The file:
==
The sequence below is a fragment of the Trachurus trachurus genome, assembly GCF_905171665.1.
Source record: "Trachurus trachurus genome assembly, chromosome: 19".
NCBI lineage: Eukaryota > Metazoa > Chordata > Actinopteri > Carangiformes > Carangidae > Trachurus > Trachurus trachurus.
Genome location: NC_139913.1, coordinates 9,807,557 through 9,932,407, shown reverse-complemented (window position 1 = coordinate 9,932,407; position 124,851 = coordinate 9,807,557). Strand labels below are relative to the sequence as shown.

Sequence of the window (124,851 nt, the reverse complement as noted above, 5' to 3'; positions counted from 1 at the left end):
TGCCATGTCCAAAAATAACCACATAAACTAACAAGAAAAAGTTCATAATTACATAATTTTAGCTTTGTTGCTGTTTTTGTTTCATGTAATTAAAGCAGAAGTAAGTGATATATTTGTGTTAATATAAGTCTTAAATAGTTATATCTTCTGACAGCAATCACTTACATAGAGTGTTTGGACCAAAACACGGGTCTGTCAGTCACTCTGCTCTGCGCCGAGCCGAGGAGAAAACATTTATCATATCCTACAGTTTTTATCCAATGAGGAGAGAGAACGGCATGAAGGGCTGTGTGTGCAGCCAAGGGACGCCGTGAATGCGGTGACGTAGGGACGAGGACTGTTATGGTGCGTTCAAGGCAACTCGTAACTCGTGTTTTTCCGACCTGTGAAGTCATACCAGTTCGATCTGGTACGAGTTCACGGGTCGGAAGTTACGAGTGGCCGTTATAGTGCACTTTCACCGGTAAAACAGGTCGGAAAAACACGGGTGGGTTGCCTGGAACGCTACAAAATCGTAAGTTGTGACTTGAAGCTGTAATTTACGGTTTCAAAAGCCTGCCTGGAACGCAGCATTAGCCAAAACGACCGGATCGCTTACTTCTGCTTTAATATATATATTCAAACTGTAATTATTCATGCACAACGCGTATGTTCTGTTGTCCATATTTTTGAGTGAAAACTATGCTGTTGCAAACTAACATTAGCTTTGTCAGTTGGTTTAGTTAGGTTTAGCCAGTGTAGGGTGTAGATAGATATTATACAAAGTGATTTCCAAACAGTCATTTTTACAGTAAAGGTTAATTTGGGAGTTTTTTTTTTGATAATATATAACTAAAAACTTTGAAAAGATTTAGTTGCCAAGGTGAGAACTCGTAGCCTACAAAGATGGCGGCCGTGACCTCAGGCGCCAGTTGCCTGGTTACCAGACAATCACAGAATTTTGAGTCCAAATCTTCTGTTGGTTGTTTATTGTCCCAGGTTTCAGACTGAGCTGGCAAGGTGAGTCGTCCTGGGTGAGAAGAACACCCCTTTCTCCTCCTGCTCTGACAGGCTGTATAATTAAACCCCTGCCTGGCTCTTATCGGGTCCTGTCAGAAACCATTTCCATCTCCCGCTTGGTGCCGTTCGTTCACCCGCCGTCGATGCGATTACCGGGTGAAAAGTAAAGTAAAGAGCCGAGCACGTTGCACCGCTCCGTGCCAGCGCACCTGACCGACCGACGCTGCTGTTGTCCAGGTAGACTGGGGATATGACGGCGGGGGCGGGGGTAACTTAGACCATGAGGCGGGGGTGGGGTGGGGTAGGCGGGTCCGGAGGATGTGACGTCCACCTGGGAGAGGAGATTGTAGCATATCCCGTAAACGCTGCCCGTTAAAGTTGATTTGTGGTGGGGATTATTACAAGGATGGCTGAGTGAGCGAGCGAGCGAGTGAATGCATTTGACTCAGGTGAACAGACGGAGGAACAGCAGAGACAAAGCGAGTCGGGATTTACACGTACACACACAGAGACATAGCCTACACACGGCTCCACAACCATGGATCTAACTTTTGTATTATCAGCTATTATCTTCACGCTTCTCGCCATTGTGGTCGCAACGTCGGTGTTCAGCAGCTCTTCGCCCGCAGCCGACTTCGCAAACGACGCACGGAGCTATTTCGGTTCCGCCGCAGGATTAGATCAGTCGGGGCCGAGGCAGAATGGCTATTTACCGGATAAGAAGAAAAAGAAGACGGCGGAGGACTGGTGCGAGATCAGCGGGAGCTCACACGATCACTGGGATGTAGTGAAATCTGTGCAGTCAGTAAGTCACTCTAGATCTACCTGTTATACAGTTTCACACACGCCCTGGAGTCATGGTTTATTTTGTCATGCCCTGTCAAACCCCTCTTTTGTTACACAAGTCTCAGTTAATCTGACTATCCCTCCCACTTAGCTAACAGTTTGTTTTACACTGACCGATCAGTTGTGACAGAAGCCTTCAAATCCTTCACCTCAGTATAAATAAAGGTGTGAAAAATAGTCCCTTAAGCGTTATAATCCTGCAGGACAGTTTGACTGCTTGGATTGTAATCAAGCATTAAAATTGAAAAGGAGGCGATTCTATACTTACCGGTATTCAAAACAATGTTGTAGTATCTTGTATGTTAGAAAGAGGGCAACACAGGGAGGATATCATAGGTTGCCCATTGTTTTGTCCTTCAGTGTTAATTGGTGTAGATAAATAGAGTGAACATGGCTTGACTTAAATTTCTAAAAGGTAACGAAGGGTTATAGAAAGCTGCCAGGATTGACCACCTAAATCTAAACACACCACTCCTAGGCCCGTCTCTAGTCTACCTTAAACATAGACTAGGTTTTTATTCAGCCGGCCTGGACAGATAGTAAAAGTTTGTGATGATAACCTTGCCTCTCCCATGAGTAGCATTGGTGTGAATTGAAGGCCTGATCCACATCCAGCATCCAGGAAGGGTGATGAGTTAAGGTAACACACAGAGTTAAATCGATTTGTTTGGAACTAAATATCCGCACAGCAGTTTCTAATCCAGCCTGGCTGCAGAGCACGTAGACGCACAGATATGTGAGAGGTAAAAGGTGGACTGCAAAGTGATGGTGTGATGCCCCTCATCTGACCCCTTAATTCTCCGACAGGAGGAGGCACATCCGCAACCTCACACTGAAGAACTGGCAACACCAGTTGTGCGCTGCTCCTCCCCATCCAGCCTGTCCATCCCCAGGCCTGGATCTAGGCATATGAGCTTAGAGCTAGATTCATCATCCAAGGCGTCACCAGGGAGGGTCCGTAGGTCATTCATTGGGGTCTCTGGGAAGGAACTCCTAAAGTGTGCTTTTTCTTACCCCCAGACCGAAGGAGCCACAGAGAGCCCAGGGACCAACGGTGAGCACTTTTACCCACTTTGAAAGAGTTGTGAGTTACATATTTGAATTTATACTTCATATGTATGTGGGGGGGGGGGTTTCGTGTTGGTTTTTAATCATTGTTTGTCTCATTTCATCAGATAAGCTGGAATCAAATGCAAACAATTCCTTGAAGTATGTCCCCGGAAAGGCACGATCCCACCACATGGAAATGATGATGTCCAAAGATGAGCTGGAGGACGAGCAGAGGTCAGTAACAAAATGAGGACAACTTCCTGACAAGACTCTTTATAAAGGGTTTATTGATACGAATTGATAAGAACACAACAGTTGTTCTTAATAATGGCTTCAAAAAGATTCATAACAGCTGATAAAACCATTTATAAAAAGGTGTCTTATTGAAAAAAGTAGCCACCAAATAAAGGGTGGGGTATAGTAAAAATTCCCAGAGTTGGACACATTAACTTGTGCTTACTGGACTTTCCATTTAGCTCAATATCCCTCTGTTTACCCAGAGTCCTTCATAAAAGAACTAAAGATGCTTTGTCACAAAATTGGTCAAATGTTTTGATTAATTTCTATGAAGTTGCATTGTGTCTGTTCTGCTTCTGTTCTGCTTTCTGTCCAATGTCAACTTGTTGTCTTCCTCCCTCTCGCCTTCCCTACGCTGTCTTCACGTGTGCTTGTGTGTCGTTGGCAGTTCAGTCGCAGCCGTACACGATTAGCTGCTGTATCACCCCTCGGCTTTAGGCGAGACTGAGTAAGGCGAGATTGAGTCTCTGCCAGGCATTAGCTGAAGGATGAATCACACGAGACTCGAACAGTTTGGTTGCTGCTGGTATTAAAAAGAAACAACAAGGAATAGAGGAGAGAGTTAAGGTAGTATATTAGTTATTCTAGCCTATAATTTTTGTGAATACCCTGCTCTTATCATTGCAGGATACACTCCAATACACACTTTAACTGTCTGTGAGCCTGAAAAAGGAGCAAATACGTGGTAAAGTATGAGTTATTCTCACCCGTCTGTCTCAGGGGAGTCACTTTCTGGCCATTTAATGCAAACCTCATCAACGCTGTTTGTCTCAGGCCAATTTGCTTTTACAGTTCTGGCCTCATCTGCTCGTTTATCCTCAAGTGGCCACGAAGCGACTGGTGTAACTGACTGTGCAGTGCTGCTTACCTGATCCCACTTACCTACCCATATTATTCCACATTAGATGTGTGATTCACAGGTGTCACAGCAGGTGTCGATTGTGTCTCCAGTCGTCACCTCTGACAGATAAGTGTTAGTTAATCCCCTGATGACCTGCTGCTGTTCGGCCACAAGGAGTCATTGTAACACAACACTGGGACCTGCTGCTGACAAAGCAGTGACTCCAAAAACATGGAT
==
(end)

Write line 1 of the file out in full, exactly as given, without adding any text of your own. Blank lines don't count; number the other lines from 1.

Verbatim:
The sequence below is a fragment of the Trachurus trachurus genome, assembly GCF_905171665.1.